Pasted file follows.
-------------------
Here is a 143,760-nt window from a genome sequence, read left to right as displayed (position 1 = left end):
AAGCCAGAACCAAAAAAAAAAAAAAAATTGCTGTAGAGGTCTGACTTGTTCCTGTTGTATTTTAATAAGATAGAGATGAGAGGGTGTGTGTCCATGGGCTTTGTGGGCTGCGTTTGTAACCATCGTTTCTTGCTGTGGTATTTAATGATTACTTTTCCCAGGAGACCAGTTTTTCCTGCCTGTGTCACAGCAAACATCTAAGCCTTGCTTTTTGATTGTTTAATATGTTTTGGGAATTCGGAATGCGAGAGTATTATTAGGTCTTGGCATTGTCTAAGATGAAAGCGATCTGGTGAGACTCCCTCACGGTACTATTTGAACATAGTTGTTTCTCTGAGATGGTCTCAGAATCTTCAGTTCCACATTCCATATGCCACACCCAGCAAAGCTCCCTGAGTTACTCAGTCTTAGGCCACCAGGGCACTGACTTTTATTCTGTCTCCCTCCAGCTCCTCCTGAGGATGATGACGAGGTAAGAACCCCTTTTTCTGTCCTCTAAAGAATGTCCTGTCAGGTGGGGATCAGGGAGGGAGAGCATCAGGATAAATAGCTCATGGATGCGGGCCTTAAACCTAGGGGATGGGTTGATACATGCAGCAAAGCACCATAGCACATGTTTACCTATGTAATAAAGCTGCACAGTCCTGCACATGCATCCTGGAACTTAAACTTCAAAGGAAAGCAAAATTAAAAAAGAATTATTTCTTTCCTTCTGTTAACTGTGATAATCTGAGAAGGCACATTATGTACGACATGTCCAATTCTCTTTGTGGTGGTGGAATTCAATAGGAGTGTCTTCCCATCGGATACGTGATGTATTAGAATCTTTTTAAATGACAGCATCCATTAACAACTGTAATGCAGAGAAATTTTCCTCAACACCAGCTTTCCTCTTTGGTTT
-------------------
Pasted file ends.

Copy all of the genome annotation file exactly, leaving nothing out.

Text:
Here is a 143,760-nt window from a genome sequence, read left to right as displayed (position 1 = left end):
AAGCCAGAACCAAAAAAAAAAAAAAAATTGCTGTAGAGGTCTGACTTGTTCCTGTTGTATTTTAATAAGATAGAGATGAGAGGGTGTGTGTCCATGGGCTTTGTGGGCTGCGTTTGTAACCATCGTTTCTTGCTGTGGTATTTAATGATTACTTTTCCCAGGAGACCAGTTTTTCCTGCCTGTGTCACAGCAAACATCTAAGCCTTGCTTTTTGATTGTTTAATATGTTTTGGGAATTCGGAATGCGAGAGTATTATTAGGTCTTGGCATTGTCTAAGATGAAAGCGATCTGGTGAGACTCCCTCACGGTACTATTTGAACATAGTTGTTTCTCTGAGATGGTCTCAGAATCTTCAGTTCCACATTCCATATGCCACACCCAGCAAAGCTCCCTGAGTTACTCAGTCTTAGGCCACCAGGGCACTGACTTTTATTCTGTCTCCCTCCAGCTCCTCCTGAGGATGATGACGAGGTAAGAACCCCTTTTTCTGTCCTCTAAAGAATGTCCTGTCAGGTGGGGATCAGGGAGGGAGAGCATCAGGATAAATAGCTCATGGATGCGGGCCTTAAACCTAGGGGATGGGTTGATACATGCAGCAAAGCACCATAGCACATGTTTACCTATGTAATAAAGCTGCACAGTCCTGCACATGCATCCTGGAACTTAAACTTCAAAGGAAAGCAAAATTAAAAAAGAATTATTTCTTTCCTTCTGTTAACTGTGATAATCTGAGAAGGCACATTATGTACGACATGTCCAATTCTCTTTGTGGTGGTGGAATTCAATAGGAGTGTCTTCCCATCGGATACGTGATGTATTAGAATCTTTTTAAATGACAGCATCCATTAACAACTGTAATGCAGAGAAATTTTCCTCAACACCAGCTTTCCTCTTTGGTTT